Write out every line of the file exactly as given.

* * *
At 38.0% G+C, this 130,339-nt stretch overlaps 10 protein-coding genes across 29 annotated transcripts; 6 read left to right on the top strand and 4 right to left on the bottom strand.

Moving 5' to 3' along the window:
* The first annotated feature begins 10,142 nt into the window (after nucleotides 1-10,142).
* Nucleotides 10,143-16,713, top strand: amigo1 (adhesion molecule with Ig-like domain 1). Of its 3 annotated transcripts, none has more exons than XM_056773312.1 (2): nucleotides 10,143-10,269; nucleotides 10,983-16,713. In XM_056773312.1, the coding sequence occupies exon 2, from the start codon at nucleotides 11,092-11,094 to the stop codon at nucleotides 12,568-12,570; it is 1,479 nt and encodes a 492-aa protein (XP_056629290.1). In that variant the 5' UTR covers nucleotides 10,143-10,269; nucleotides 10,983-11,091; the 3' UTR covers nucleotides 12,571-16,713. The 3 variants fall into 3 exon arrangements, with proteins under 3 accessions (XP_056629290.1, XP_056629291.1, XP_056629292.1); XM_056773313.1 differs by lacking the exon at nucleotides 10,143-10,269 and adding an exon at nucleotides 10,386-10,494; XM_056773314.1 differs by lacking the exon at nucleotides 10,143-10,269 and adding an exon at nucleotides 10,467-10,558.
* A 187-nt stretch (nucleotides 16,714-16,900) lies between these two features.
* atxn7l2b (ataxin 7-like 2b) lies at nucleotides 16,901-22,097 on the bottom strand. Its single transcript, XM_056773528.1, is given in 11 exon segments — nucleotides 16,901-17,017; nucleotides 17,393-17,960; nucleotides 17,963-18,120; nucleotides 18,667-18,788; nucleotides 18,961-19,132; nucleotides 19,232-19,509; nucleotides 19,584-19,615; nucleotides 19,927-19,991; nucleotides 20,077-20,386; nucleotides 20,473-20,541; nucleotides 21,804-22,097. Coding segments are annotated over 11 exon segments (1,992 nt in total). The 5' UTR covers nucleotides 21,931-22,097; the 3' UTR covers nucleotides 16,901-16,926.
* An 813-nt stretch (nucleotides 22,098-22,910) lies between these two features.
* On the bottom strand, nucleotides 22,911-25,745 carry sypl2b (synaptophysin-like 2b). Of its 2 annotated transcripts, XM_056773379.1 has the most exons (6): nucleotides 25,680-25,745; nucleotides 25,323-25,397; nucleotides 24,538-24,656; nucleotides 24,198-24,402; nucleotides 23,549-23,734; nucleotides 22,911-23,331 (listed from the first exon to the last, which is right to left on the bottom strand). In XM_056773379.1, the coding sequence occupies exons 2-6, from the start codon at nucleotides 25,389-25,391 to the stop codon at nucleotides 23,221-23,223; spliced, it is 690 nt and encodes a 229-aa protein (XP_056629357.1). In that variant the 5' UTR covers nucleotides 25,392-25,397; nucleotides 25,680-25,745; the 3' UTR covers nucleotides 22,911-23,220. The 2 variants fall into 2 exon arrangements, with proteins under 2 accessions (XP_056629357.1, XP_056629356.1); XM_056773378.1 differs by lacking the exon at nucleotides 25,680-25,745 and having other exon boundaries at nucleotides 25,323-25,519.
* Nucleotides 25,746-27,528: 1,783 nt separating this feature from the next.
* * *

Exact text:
At 38.0% G+C, this 130,339-nt stretch overlaps 10 protein-coding genes across 29 annotated transcripts; 6 read left to right on the top strand and 4 right to left on the bottom strand.

Moving 5' to 3' along the window:
* The first annotated feature begins 10,142 nt into the window (after nucleotides 1-10,142).
* Nucleotides 10,143-16,713, top strand: amigo1 (adhesion molecule with Ig-like domain 1). Of its 3 annotated transcripts, none has more exons than XM_056773312.1 (2): nucleotides 10,143-10,269; nucleotides 10,983-16,713. In XM_056773312.1, the coding sequence occupies exon 2, from the start codon at nucleotides 11,092-11,094 to the stop codon at nucleotides 12,568-12,570; it is 1,479 nt and encodes a 492-aa protein (XP_056629290.1). In that variant the 5' UTR covers nucleotides 10,143-10,269; nucleotides 10,983-11,091; the 3' UTR covers nucleotides 12,571-16,713. The 3 variants fall into 3 exon arrangements, with proteins under 3 accessions (XP_056629290.1, XP_056629291.1, XP_056629292.1); XM_056773313.1 differs by lacking the exon at nucleotides 10,143-10,269 and adding an exon at nucleotides 10,386-10,494; XM_056773314.1 differs by lacking the exon at nucleotides 10,143-10,269 and adding an exon at nucleotides 10,467-10,558.
* A 187-nt stretch (nucleotides 16,714-16,900) lies between these two features.
* atxn7l2b (ataxin 7-like 2b) lies at nucleotides 16,901-22,097 on the bottom strand. Its single transcript, XM_056773528.1, is given in 11 exon segments — nucleotides 16,901-17,017; nucleotides 17,393-17,960; nucleotides 17,963-18,120; nucleotides 18,667-18,788; nucleotides 18,961-19,132; nucleotides 19,232-19,509; nucleotides 19,584-19,615; nucleotides 19,927-19,991; nucleotides 20,077-20,386; nucleotides 20,473-20,541; nucleotides 21,804-22,097. Coding segments are annotated over 11 exon segments (1,992 nt in total). The 5' UTR covers nucleotides 21,931-22,097; the 3' UTR covers nucleotides 16,901-16,926.
* An 813-nt stretch (nucleotides 22,098-22,910) lies between these two features.
* On the bottom strand, nucleotides 22,911-25,745 carry sypl2b (synaptophysin-like 2b). Of its 2 annotated transcripts, XM_056773379.1 has the most exons (6): nucleotides 25,680-25,745; nucleotides 25,323-25,397; nucleotides 24,538-24,656; nucleotides 24,198-24,402; nucleotides 23,549-23,734; nucleotides 22,911-23,331 (listed from the first exon to the last, which is right to left on the bottom strand). In XM_056773379.1, the coding sequence occupies exons 2-6, from the start codon at nucleotides 25,389-25,391 to the stop codon at nucleotides 23,221-23,223; spliced, it is 690 nt and encodes a 229-aa protein (XP_056629357.1). In that variant the 5' UTR covers nucleotides 25,392-25,397; nucleotides 25,680-25,745; the 3' UTR covers nucleotides 22,911-23,220. The 2 variants fall into 2 exon arrangements, with proteins under 2 accessions (XP_056629357.1, XP_056629356.1); XM_056773378.1 differs by lacking the exon at nucleotides 25,680-25,745 and having other exon boundaries at nucleotides 25,323-25,519.
* Nucleotides 25,746-27,528: 1,783 nt separating this feature from the next.